TikTok CEO Shou Zi Chew will fight for the survival of the hugely popular video-sharing app in the United States on Thursday, as he faces skeptical Washington lawmakers over the company’s alleged ties to the Chinese government.
The 40-year-old Singaporean will address the powerful House Energy and Commerce Committee and endure hours of serious grilling by both Republicans and Democrats who fear that Beijing could subvert the site for spying or to promote propaganda.
Tiktok, owned by Chinese company ByteDance, is under immense pressure across Western countries, with government officials in the United States, at the EU commission, as well as the UK and Canada forced to delete the app from their devices.
British broadcaster BBC on Tuesday advised its staff to remove TikTok from their phones.
TikTok’s gravest threat is from the United States, where the administration of President Joe Biden has set an ultimatum that the company either dump its Chinese ownership or face an outright ban.
A ban would be an unprecedented act on a media company by the US government, cutting off 150 million monthly users in the country from an application that has become a cultural powerhouse – especially for young people – and the nation’s most viewed source of entertainment after Netflix.
“Let me state this unequivocally: ByteDance is not an agent of China or any other country,” Chew will say, according to prepared remarks released ahead of the House committee hearing.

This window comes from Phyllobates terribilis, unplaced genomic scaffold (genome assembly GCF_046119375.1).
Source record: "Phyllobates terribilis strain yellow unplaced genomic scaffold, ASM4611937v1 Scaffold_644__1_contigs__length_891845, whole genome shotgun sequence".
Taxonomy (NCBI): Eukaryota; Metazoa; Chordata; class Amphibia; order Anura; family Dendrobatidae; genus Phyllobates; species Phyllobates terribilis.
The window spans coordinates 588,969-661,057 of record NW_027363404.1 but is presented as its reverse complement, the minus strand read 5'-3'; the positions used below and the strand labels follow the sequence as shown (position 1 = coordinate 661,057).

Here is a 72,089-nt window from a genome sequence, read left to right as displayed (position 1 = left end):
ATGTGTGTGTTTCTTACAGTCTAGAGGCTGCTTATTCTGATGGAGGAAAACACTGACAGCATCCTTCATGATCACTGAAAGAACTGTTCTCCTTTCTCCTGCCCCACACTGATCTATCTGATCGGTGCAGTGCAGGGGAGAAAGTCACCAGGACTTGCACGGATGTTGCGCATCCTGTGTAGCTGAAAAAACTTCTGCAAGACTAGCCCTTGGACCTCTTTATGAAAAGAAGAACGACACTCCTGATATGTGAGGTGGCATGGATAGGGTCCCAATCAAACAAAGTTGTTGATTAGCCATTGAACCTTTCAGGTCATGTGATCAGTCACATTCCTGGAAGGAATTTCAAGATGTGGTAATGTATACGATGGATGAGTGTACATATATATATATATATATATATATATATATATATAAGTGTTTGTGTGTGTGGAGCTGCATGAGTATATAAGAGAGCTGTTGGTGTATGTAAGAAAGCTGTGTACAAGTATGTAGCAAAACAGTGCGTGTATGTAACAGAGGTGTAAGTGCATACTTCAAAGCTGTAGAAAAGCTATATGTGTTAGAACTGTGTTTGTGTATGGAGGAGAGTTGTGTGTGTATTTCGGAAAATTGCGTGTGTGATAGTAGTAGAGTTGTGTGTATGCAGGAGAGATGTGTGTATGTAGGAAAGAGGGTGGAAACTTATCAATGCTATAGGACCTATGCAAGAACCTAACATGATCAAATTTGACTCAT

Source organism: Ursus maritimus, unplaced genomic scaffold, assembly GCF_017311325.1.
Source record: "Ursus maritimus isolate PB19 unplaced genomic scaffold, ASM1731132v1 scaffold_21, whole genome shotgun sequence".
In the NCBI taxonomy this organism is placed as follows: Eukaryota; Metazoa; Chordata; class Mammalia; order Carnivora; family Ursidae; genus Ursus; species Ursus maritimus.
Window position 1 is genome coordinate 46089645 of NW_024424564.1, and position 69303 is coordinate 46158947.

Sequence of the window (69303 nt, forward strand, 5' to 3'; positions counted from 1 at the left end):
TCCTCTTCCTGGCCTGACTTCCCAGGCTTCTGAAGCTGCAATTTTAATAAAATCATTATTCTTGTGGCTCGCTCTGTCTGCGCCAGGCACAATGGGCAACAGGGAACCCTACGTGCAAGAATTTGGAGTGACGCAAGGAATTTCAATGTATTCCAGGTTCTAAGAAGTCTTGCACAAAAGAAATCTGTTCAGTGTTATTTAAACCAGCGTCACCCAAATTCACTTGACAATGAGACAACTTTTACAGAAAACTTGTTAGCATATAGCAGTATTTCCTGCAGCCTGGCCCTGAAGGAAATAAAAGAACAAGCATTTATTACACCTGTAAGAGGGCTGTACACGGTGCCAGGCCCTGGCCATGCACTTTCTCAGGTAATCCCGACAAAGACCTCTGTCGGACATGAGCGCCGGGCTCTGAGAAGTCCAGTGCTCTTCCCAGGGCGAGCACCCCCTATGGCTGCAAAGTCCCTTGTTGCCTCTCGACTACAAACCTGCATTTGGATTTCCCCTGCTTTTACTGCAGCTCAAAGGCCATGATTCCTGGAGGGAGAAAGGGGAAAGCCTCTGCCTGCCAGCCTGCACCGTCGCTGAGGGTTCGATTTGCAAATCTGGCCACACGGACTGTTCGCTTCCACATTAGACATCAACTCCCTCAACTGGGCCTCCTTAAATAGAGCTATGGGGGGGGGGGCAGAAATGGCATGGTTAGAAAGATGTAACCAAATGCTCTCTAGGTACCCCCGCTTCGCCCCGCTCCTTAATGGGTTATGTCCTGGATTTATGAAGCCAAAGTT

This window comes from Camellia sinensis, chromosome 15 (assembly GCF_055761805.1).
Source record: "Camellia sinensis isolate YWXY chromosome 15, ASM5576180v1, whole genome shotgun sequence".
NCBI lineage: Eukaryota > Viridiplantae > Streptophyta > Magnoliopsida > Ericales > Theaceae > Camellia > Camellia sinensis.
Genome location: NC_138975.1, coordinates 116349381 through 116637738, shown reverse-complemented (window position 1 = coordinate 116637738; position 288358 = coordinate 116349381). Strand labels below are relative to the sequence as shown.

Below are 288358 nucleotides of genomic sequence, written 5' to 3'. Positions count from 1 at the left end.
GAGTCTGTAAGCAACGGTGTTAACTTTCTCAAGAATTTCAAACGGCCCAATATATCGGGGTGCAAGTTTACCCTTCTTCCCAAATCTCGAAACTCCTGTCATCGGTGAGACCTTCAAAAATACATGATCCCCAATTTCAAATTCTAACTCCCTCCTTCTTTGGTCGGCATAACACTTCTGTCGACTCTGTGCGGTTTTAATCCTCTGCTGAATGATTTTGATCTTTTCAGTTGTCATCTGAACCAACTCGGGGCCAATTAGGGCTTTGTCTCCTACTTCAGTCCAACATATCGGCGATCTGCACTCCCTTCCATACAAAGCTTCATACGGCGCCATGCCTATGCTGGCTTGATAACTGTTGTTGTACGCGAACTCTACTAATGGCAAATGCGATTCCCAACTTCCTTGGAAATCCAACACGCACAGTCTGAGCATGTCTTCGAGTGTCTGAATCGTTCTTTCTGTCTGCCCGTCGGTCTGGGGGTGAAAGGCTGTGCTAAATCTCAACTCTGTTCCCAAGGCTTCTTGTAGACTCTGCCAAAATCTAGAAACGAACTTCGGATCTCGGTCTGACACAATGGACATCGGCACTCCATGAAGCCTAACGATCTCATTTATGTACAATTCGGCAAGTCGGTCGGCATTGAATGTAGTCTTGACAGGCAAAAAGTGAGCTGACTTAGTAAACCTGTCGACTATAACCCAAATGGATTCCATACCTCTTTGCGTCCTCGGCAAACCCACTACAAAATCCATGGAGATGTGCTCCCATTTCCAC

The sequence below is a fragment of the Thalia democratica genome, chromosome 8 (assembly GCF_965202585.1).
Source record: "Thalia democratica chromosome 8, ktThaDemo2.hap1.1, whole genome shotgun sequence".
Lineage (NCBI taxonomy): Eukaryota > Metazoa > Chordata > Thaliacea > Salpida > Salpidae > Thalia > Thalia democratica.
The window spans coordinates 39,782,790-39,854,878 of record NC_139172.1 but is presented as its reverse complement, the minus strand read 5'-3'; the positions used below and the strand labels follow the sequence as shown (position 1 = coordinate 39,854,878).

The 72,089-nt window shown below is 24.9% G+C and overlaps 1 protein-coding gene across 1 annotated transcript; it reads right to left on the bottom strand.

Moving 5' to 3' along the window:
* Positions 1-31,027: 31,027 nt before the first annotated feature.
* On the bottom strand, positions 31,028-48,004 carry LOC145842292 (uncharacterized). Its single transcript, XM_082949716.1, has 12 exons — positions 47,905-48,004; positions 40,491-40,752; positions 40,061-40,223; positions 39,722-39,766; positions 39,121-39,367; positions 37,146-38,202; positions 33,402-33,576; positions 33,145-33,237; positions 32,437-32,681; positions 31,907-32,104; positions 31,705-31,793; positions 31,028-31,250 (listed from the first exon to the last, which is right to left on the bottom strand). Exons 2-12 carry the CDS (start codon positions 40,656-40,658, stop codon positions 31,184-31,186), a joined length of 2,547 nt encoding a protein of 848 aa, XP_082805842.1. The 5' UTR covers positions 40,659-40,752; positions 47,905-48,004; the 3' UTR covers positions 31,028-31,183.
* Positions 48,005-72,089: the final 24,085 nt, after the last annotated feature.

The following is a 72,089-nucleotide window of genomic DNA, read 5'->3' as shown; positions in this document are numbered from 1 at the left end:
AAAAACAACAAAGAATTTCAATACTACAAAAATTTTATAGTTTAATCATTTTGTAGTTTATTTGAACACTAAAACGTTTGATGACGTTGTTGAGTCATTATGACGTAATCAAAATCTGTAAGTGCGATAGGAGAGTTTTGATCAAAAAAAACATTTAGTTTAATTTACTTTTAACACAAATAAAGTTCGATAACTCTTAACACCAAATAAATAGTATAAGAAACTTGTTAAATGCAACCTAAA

“TikTok has never shared, or received a request to share, US user data with the Chinese government. Nor would TikTok honor such a request if one were ever made,” Chew will add in his opening statement on Thursday.
Despite his assurances, the cards in Washington seemed to be dealt against Chew, with several pieces of legislation, including one bill backed by the White House, already paving the way for a ban of the app.
“Americans deserve to know the extent to which their privacy is jeopardized and their data is manipulated by ByteDance-owned TikTok’s relationship with China,” Cathy McMorris Rodgers, chair of the Energy and Commerce Committee, said.
“What’s worse, we know Big Tech companies, like TikTok, use harmful algorithms to exploit children for profit and expose them to dangerous content online,” added the Republican.